Mengchi Ho, associate in research at the Duke Wetland Center, also co-authored the study, which was funded by the EPA's Science to Achieve Results (STAR) program (grant #83837010).

CITATION: "Connecting Differential Responses of Native and Invasive Riperian Plants to Climate Change and Environmental Alteration," Neal E. Flanagan, Curtis J. Richardson and Mengchi Ho, Duke University. Ecological Applications, Dec. 8, 2014. . http://dx.doi.org/10.1890/14-0767.1

Tim Lucas | EurekAlert!
Further information:
http://www.duke.edu/

More articles from Ecology, The Environment and Conservation:

nachricht Five-point plan to integrate recreational fishers into fisheries and nature conservation policy
20.03.2019 | Leibniz-Institut für Gewässerökologie und Binnenfischerei (IGB)

nachricht Rain is important for how carbon dioxide affects grasslands
06.03.2019 | University of Gothenburg

All articles from Ecology, The Environment and Conservation >>>

The most recent press releases about innovation >>>

Die letzten 5 Focus-News des innovations-reports im Überblick:

Im Focus: Magnetic micro-boats

Nano- and microtechnology are promising candidates not only for medical applications such as drug delivery but also for the creation of little robots or flexible integrated sensors. Scientists from the Max Planck Institute for Polymer Research (MPI-P) have created magnetic microparticles, with a newly developed method, that could pave the way for building micro-motors or guiding drugs in the human body to a target, like a tumor. The preparation of such structures as well as their remote-control can be regulated using magnetic fields and therefore can find application in an array of domains.

The magnetic properties of a material control how this material responds to the presence of a magnetic field. Iron oxide is the main component of rust but also...

Im Focus: Self-healing coating made of corn starch makes small scratches disappear through heat

Due to the special arrangement of its molecules, a new coating made of corn starch is able to repair small scratches by itself through heat: The cross-linking via ring-shaped molecules makes the material mobile, so that it compensates for the scratches and these disappear again.

Superficial micro-scratches on the car body or on other high-gloss surfaces are harmless, but annoying. Especially in the luxury segment such surfaces are...

Im Focus: Stellar cartography

The Potsdam Echelle Polarimetric and Spectroscopic Instrument (PEPSI) at the Large Binocular Telescope (LBT) in Arizona released its first image of the surface magnetic field of another star. In a paper in the European journal Astronomy & Astrophysics, the PEPSI team presents a Zeeman- Doppler-Image of the surface of the magnetically active star II Pegasi.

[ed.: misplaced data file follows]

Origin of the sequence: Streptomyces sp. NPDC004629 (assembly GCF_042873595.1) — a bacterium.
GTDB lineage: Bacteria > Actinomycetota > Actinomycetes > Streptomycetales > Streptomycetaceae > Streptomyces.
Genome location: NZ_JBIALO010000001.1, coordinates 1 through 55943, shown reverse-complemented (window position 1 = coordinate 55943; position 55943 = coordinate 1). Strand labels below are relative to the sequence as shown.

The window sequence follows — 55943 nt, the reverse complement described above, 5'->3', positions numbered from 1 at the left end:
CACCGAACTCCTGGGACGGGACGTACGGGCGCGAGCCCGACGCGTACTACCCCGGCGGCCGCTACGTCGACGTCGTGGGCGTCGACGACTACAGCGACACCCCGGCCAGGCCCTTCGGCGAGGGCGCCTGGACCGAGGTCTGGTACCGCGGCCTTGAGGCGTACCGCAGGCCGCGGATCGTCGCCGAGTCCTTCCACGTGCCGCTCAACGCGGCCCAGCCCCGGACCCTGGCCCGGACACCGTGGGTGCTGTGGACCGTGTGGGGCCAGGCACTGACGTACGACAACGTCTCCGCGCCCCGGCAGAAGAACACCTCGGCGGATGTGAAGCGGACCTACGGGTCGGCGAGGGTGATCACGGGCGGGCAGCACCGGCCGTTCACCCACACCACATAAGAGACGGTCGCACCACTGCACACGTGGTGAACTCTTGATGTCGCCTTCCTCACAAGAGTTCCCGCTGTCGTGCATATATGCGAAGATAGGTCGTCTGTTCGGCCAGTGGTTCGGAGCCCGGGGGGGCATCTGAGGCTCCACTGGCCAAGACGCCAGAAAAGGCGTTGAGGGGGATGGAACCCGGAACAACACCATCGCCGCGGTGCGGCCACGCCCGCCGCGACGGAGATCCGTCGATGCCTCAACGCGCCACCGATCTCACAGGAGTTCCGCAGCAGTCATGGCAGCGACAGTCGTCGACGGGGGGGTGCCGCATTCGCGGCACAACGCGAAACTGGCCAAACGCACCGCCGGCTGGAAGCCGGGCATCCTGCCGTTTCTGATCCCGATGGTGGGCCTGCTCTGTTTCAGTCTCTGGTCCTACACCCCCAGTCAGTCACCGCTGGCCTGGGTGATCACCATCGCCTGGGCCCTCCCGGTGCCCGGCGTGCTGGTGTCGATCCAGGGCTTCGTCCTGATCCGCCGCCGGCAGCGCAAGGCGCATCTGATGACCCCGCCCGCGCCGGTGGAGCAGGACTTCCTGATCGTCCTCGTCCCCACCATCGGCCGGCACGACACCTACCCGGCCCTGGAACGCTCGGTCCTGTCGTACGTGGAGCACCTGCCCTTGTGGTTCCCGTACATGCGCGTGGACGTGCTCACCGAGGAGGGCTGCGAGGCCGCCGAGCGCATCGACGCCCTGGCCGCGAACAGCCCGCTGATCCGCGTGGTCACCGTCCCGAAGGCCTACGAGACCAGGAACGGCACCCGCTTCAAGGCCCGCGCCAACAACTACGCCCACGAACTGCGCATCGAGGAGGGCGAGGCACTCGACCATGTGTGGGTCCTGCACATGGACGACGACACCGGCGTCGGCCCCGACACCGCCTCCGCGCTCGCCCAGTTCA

A special technique allows astronomers to resolve the surfaces of faraway stars. Those are otherwise only seen as point sources, even in the largest telescopes...

Im Focus: Heading towards a tsunami of light

Researchers at Chalmers University of Technology and the University of Gothenburg, Sweden, have proposed a way to create a completely new source of radiation. Ultra-intense light pulses consist of the motion of a single wave and can be described as a tsunami of light. The strong wave can be used to study interactions between matter and light in a unique way. Their research is now published in the scientific journal Physical Review Letters.

"This source of radiation lets us look at reality through a new angle - it is like twisting a mirror and discovering something completely different," says...

Im Focus: Revealing the secret of the vacuum for the first time

New research group at the University of Jena combines theory and experiment to demonstrate for the first time certain physical processes in a quantum vacuum

For most people, a vacuum is an empty space. Quantum physics, on the other hand, assumes that even in this lowest-energy state, particles and antiparticles...

All Focus news of the innovation-report >>>

Anzeige

Anzeige

VideoLinks
Industry & Economy
Event News

International Modelica Conference with 330 visitors from 21 countries at OTH Regensburg

11.03.2019 | Event News

Selection Completed: 580 Young Scientists from 88 Countries at the Lindau Nobel Laureate Meeting

01.03.2019 | Event News

LightMAT 2019 – 3rd International Conference on Light Materials – Science and Technology

28.02.2019 | Event News

 
Latest News

To proliferate or not to proliferate

21.03.2019 | Life Sciences

Magnetic micro-boats

21.03.2019 | Physics and Astronomy

Motorless pumps and self-regulating valves made from ultrathin film

21.03.2019 | HANNOVER MESSE

VideoLinks
Science & Research
Overview of more VideoLinks >>>